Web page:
The word Ebenezer comes from the Hebrew words ’Eben hà-ezer (eh’-ben haw-e’-zer), which simply mean “stone of help.” Samuel the prophet and the Israelites were attacked by the Philistines (1 Samuel 7). Samuel prayed for deliverance and protection and offered a sacrifice to the Lord. God listened to Samuel, causing the Philistines to lose the battle and retreat. After the Israelite received their victory, the Bible records: “Then Samuel took a stone and set it up between Mizpah and Shen, and called its name Ebenezer, saying, ‘Thus far the Lord has helped us’” (1 Samuel 7:12).
As the help had been specific, so the memorial was to be of a definite and permanent form. The fact that God upon this occasion delivered them from the enemy was only an earnest of future providences. Samuel wished Israel to understand that the Lord’s help was theirs only as from day to day as they obeyed Him, and not once for all, irrespective of their attitude.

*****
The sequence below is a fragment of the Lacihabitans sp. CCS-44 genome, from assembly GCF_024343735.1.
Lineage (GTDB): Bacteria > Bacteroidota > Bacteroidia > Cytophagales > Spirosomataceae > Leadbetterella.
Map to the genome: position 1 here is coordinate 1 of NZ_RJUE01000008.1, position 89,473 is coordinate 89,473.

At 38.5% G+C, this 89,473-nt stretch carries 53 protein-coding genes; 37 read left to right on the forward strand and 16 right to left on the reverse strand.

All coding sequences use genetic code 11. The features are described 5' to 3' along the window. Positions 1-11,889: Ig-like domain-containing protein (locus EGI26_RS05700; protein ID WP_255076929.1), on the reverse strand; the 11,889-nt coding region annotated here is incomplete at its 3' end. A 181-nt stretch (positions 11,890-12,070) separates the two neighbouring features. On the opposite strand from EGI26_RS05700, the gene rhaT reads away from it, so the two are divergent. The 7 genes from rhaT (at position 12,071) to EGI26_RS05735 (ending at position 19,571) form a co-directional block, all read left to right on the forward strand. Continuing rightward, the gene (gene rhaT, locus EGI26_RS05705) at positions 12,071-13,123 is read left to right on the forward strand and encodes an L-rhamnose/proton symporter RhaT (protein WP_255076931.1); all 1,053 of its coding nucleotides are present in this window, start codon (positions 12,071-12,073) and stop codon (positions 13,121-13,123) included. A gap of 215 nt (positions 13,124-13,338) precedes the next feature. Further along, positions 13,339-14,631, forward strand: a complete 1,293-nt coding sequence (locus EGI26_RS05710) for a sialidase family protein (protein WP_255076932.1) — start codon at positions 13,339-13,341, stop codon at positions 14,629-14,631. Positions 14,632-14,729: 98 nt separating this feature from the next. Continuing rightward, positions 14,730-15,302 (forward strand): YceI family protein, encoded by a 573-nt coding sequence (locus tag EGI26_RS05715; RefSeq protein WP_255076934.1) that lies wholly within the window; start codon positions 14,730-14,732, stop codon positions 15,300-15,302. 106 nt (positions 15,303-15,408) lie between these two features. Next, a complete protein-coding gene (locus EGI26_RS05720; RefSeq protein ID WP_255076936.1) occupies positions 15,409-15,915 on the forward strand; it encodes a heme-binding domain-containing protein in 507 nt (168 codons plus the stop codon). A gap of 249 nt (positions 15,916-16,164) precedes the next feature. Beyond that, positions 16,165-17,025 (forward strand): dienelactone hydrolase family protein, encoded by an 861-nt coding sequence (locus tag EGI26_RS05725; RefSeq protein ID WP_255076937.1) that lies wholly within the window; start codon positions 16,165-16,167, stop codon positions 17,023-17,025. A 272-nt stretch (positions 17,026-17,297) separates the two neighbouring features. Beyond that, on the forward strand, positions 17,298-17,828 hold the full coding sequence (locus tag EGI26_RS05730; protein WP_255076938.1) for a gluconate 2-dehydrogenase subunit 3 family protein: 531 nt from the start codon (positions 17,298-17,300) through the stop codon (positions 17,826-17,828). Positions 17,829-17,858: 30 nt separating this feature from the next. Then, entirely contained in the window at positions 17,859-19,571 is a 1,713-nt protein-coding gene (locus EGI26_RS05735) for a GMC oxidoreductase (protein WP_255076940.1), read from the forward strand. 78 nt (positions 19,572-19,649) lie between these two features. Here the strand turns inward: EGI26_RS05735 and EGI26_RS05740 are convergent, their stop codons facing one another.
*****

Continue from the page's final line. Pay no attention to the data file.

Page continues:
It is well for the Christian to go back constantly to the Ebenezers of life, where providential deliverances came to crown distrust of self, a full surrender, and trust in God.
The word Ebenezer was used by Robert Robinson, in 1758, when he wrote his song “Come, Thou Fount of Every Blessing.” In Robinson’s poem, it figuratively meant that the writer—and all who subsequently sing the song—acknowledge God’s bountiful blessings and help.
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In His service,